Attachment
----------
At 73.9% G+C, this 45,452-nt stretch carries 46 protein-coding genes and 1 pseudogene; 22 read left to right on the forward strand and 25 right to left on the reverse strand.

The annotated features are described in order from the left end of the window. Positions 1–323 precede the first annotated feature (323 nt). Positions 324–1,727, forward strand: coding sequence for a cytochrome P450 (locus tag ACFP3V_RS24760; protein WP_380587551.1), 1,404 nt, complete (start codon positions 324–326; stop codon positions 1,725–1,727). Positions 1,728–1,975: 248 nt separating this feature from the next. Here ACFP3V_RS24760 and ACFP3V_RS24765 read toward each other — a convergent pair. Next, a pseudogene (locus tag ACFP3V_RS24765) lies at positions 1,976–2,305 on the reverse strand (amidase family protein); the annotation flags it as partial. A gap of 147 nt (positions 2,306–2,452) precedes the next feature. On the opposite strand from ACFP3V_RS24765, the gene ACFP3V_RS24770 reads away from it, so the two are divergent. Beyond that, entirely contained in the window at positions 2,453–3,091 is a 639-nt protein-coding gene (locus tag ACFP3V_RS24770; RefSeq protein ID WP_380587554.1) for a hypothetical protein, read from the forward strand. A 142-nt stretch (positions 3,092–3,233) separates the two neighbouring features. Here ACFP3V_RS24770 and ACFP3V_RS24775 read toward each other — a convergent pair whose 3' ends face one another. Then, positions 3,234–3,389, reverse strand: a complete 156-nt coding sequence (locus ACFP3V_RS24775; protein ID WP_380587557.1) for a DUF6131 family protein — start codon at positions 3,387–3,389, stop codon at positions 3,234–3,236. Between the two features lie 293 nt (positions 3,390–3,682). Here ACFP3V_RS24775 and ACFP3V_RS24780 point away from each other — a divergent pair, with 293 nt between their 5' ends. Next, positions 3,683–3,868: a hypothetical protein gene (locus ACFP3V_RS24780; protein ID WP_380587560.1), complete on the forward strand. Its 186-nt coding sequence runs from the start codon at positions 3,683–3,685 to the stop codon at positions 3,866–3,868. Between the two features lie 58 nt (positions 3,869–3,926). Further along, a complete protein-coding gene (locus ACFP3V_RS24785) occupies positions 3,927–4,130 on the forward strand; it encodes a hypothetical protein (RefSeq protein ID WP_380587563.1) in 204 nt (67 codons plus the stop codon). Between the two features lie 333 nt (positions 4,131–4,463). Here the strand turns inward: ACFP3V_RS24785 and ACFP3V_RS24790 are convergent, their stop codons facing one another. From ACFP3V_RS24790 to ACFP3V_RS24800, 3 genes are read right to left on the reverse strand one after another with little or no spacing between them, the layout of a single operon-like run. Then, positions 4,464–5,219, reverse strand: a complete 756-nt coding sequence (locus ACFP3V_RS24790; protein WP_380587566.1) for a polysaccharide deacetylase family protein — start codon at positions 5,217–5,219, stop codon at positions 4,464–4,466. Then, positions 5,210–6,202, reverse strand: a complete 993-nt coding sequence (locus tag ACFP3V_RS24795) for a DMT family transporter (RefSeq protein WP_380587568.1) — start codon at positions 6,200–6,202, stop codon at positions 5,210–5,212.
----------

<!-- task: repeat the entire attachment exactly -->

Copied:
At 73.9% G+C, this 45,452-nt stretch carries 46 protein-coding genes and 1 pseudogene; 22 read left to right on the forward strand and 25 right to left on the reverse strand.

The annotated features are described in order from the left end of the window. Positions 1–323 precede the first annotated feature (323 nt). Positions 324–1,727, forward strand: coding sequence for a cytochrome P450 (locus tag ACFP3V_RS24760; protein WP_380587551.1), 1,404 nt, complete (start codon positions 324–326; stop codon positions 1,725–1,727). Positions 1,728–1,975: 248 nt separating this feature from the next. Here ACFP3V_RS24760 and ACFP3V_RS24765 read toward each other — a convergent pair. Next, a pseudogene (locus tag ACFP3V_RS24765) lies at positions 1,976–2,305 on the reverse strand (amidase family protein); the annotation flags it as partial. A gap of 147 nt (positions 2,306–2,452) precedes the next feature. On the opposite strand from ACFP3V_RS24765, the gene ACFP3V_RS24770 reads away from it, so the two are divergent. Beyond that, entirely contained in the window at positions 2,453–3,091 is a 639-nt protein-coding gene (locus tag ACFP3V_RS24770; RefSeq protein ID WP_380587554.1) for a hypothetical protein, read from the forward strand. A 142-nt stretch (positions 3,092–3,233) separates the two neighbouring features. Here ACFP3V_RS24770 and ACFP3V_RS24775 read toward each other — a convergent pair whose 3' ends face one another. Then, positions 3,234–3,389, reverse strand: a complete 156-nt coding sequence (locus ACFP3V_RS24775; protein ID WP_380587557.1) for a DUF6131 family protein — start codon at positions 3,387–3,389, stop codon at positions 3,234–3,236. Between the two features lie 293 nt (positions 3,390–3,682). Here ACFP3V_RS24775 and ACFP3V_RS24780 point away from each other — a divergent pair, with 293 nt between their 5' ends. Next, positions 3,683–3,868: a hypothetical protein gene (locus ACFP3V_RS24780; protein ID WP_380587560.1), complete on the forward strand. Its 186-nt coding sequence runs from the start codon at positions 3,683–3,685 to the stop codon at positions 3,866–3,868. Between the two features lie 58 nt (positions 3,869–3,926). Further along, a complete protein-coding gene (locus ACFP3V_RS24785) occupies positions 3,927–4,130 on the forward strand; it encodes a hypothetical protein (RefSeq protein ID WP_380587563.1) in 204 nt (67 codons plus the stop codon). Between the two features lie 333 nt (positions 4,131–4,463). Here the strand turns inward: ACFP3V_RS24785 and ACFP3V_RS24790 are convergent, their stop codons facing one another. From ACFP3V_RS24790 to ACFP3V_RS24800, 3 genes are read right to left on the reverse strand one after another with little or no spacing between them, the layout of a single operon-like run. Then, positions 4,464–5,219, reverse strand: a complete 756-nt coding sequence (locus ACFP3V_RS24790; protein WP_380587566.1) for a polysaccharide deacetylase family protein — start codon at positions 5,217–5,219, stop codon at positions 4,464–4,466. Then, positions 5,210–6,202, reverse strand: a complete 993-nt coding sequence (locus tag ACFP3V_RS24795) for a DMT family transporter (RefSeq protein WP_380587568.1) — start codon at positions 6,200–6,202, stop codon at positions 5,210–5,212.